The Blackmail Seduction returns with The Blackmail Seduction II five years following their debut release and the Minneapolis/Los Angeles four piece make an enormous leap towards solidifying a position among the finest indie rock bands working today. Their traditional configuration shouldn’t suggest they are conventional; The Blackmail Seduction nails down a first class collection driven by superior songwriting and a near tour de force performance from vocalist Jess McClellan. He’s the band’s primary songwriter, but memorably teams with lead guitarist and keyboard player Troy Hardy. Blair Sinta’s drums and Mike Mennell’s bass round out the band and pack quite a wallop in often different contexts; The Blackmail Seduction’s live sound can undoubtedly stand toe to toe with any indie act touring today.
“Dead Girl” has garnered the band considerable attention thanks to its placement on Animal Kingdom on TNT Network. It’s a bracing piece of hard-charging pop rock with McClellan’s singing lending it five-alarm fire urgency. Mennell and Sinta’s rhythm section playing provides the song with its beating heat and the immense throb at the song’s center gives it a pulse pounding through its musical chest. “Tell the World” has a furious pace and more rhythm section fireworks, but Hardy distinguishes himself with the song’s sinewy main lick, a recurring figure imbuing a sharp insolence in the song’s character, and they even pair up for a stinging twin lead guitar attack during the song. These two songs start The Blackmail Seduction II at such a high level you’ll be forgiven for wondering if they can maintain that level of excellence for the album’s entirety. The third track “High” alternates between guitar fueled pop peaks and a retro rock influence peeking through. You might even hear a hint of The Kinks’ Davies brothers emerging in McClellan and Hardy’s vocal harmonies.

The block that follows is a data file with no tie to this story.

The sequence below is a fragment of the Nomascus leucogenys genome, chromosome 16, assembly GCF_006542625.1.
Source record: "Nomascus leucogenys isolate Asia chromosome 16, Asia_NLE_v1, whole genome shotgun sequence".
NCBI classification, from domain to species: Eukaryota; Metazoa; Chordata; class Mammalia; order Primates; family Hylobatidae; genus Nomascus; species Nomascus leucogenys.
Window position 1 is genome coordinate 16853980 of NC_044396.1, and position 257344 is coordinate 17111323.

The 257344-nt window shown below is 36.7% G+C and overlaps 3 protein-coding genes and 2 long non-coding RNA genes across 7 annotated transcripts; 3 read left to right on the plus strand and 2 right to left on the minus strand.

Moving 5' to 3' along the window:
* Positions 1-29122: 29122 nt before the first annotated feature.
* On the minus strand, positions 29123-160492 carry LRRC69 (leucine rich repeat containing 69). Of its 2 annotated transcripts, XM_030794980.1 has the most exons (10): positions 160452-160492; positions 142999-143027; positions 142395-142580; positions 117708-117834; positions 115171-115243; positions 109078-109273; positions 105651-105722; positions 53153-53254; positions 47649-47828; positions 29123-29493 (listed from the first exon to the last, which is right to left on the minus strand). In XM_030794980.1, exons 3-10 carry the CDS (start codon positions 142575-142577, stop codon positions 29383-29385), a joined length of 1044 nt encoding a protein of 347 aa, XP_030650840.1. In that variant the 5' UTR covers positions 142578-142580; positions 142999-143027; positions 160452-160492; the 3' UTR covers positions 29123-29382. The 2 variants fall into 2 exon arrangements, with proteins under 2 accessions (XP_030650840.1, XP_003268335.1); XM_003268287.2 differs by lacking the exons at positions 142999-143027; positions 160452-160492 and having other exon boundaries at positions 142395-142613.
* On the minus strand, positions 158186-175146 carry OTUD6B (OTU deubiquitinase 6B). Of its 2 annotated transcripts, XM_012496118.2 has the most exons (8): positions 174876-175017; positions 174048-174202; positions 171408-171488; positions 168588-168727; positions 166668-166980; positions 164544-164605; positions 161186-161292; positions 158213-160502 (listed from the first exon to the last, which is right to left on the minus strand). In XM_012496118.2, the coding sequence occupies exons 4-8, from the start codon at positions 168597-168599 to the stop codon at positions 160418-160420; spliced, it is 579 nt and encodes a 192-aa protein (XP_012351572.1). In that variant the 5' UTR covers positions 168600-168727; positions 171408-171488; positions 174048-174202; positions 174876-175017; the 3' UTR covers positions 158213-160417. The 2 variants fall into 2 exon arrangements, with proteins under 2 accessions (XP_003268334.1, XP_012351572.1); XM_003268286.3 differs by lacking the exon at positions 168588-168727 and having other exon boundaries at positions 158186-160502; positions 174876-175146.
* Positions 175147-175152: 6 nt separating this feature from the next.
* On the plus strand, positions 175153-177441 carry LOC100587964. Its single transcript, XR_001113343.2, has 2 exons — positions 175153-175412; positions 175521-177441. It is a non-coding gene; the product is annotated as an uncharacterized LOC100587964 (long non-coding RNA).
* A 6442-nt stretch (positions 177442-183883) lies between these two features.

The chorus pays off in a big way and the lead guitar punctuates the song nicely at a handful of points. “She’s Leaving Home” takes the band into much more nuanced territory than the aforementioned tracks and the droning synthesizer at the song’s center help give this melancholy track a slightly spectral quality. There’s definitely a late night muscular glide defining the cut “Visiting Hours”. The Blackmail Seduction II’s lyrical landscape is dominated by this sort of material; there’s a mood of injury hanging over many of the songs and pain over being shut out of a loved one’s agony or discontent. The Blackmail Seduction II arguably hits its peak with this song.
“Some Things Are Forever” brings acoustic guitar together with an electric six string track and it gives much of the song rousing uplift it might have otherwise lacked. This uplift carries over the chorus thanks to the light bounce of the song’s chorus, great drumming from Sinta, and buoyant vocal harmonies furthering sweetening the musical mix. “Aloha” will strike many as a bit of lightly whacked out punk surf with a guttural, echo-laden cascading riff and more of the band’s on point vocal harmonies. They are simple, direct, and invariably effective. The entirety of The Blackmail Seduction II is more than a testament to the enduring value of rock music; it measures up to anything I’ve heard from the genre in a number of years and has the sort of long shelf life new releases all too rarely provide these days.